Date of Award


Document Type


Degree Name

Master of Science (MS)


College of Science and Mathematics



Thesis Sponsor/Dissertation Chair/Project Chair

Carlos Molina

Committee Member

Chunguang Du

Committee Member

John Gaynor


Zebra danio, Ovaries, Repressors, Genetic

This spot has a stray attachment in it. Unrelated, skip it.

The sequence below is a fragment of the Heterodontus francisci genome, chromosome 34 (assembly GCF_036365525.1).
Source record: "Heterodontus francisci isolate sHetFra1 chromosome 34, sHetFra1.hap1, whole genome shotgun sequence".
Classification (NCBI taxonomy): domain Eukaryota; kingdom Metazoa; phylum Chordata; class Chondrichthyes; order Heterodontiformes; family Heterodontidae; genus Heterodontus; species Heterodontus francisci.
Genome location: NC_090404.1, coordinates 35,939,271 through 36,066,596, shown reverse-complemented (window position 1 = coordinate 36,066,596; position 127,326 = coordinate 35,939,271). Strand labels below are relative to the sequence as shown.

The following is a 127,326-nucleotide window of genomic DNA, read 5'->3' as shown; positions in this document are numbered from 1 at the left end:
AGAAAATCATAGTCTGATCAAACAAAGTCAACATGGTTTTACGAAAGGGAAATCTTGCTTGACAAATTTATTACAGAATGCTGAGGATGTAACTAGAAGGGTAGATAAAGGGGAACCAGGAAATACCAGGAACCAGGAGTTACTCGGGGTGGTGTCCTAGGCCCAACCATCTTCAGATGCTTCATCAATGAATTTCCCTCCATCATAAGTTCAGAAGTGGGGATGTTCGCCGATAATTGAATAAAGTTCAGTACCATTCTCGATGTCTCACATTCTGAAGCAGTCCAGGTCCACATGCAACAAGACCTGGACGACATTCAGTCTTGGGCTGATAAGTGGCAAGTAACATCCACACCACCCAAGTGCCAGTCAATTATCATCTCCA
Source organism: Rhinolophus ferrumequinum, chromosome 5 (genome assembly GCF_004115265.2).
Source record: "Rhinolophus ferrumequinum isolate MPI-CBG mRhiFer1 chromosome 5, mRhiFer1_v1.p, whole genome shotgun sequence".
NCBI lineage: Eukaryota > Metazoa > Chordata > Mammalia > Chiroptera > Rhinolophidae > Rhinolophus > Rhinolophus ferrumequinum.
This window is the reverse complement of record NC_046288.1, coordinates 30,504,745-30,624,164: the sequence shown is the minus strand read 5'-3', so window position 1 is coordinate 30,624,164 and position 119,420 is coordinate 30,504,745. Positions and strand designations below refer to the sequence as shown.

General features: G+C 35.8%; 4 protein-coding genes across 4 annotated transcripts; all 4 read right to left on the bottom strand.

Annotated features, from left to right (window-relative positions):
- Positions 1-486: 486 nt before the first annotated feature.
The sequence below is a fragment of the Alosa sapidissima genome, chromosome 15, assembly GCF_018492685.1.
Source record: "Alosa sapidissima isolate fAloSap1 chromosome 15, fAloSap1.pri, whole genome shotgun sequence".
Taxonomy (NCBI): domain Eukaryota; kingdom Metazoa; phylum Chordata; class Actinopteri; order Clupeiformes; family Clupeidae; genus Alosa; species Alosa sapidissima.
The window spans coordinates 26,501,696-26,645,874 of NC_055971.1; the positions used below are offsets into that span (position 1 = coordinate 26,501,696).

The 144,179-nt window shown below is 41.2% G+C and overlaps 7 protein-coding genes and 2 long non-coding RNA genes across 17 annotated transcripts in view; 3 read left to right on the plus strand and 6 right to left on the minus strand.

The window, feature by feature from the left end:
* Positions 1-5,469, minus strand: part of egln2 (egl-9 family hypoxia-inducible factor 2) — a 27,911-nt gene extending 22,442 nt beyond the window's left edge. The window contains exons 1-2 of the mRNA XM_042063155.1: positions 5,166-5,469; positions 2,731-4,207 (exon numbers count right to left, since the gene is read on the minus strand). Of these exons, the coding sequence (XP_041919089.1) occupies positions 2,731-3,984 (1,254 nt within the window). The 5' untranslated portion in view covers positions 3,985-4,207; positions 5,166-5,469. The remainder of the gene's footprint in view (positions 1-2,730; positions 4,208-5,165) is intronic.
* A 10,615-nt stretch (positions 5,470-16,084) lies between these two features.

Infertility, according to the World Health Organization, is defined as the failure to conceive after twelve months of regular unprotected sexual intercourse. A recent study measuring the prevalence of female infertility estimated that 48.5 million women were affected globally (World Health Organization). To even begin to understand infertility is a colossal undertaking. Before we can hope to cure this disorder in humans we must first understand its pathogenesis in animal models. For this purpose, a study will be undertaken in zebrafish, Danio rerio, a popular model organism for reproductive studies (Segner, 2009). Based on a previous study in mouse models the ICER (inducible cAMP early repressor) protein has been identified as a potentiator of hyperovulation in mice (Muñiz). The ICER protein is an inducible early repressor of the cAMP second messenger system and a dominant negative autoregulator of its own expression (Molina, 1993). Based on the results of the Muñiz study, the present research will focus on the expression of ICER in zebrafish ovaries. First, it was proven via protein and RNA expression analysis that ICER is expressed in a stage-dependent manner in the zebrafish ovary during folliculogenesis. Next, based on this expression profiling, an ICER plasmid vector was designed with ICER under the control of the cyp19a1 ovarian-specific promoter. Cyp19a1 is a gonadotropin and estrogen inducible promoter predominantly expressed in the zebrafish ovary (Kazeto, 2001). This plasmid vector can be utilized in the future, in conjunction with the Tol2 transposase system in zebrafish, to study the effects of ICER overexpression in the ovary and hopefully elucidate some further understanding of the causes and pathology of infertility as well as possible treatment scenarios (Kawakami, 2007).

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